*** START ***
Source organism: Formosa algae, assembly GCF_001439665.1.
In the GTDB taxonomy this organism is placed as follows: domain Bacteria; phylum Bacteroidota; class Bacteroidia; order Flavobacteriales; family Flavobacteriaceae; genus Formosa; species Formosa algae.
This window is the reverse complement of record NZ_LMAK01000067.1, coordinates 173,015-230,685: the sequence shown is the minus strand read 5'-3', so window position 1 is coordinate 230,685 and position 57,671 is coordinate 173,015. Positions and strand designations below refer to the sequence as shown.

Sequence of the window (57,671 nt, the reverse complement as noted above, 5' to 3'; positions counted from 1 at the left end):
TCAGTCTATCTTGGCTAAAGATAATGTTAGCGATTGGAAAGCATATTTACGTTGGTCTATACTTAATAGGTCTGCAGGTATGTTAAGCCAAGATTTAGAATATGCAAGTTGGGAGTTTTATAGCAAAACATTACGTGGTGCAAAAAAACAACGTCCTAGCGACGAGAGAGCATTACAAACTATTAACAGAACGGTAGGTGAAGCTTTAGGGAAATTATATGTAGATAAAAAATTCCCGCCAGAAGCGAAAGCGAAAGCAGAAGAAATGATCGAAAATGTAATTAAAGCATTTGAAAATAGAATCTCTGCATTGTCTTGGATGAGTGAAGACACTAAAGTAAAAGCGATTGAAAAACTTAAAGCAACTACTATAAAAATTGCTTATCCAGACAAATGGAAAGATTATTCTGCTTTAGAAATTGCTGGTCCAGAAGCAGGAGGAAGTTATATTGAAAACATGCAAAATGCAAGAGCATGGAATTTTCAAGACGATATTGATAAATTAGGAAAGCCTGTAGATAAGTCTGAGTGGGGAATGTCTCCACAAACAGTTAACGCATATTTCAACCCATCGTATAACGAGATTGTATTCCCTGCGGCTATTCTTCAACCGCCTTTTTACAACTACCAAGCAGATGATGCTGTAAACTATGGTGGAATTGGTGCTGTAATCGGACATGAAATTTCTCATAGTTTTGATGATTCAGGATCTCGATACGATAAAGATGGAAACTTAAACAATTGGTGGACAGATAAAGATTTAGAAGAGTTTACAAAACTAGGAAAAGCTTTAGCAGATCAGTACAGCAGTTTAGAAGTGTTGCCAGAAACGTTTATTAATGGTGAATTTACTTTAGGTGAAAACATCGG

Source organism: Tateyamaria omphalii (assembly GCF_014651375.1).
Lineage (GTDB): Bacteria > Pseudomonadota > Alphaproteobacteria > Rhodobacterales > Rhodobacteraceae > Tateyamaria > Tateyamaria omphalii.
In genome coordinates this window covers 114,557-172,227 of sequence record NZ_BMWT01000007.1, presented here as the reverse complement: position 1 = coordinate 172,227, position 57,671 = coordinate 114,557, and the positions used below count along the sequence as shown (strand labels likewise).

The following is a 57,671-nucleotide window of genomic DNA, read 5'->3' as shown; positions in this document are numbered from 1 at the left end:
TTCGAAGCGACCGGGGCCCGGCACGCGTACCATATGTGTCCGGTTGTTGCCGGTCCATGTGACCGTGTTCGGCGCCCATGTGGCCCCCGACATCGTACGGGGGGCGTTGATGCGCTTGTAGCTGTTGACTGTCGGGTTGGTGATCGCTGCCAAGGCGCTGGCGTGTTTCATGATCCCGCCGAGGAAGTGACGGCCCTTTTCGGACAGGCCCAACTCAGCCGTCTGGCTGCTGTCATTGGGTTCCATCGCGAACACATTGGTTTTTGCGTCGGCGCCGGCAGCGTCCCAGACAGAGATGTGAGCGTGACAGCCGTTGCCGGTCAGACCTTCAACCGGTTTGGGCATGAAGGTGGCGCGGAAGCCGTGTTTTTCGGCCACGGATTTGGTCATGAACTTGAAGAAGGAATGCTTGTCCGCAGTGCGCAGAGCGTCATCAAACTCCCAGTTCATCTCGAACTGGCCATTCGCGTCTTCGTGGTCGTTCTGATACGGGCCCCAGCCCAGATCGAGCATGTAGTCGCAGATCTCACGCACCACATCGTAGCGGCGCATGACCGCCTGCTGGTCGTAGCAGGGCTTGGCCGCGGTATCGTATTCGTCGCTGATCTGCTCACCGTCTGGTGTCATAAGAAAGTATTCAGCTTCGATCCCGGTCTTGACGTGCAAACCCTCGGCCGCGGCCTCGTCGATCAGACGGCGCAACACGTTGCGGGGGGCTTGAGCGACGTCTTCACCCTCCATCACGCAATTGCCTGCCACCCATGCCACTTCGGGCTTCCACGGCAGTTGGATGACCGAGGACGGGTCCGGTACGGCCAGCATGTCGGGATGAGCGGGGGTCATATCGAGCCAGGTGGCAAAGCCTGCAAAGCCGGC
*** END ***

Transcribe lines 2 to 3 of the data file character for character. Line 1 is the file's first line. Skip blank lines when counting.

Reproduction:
In the GTDB taxonomy this organism is placed as follows: domain Bacteria; phylum Bacteroidota; class Bacteroidia; order Flavobacteriales; family Flavobacteriaceae; genus Formosa; species Formosa algae.
This window is the reverse complement of record NZ_LMAK01000067.1, coordinates 173,015-230,685: the sequence shown is the minus strand read 5'-3', so window position 1 is coordinate 230,685 and position 57,671 is coordinate 173,015. Positions and strand designations below refer to the sequence as shown.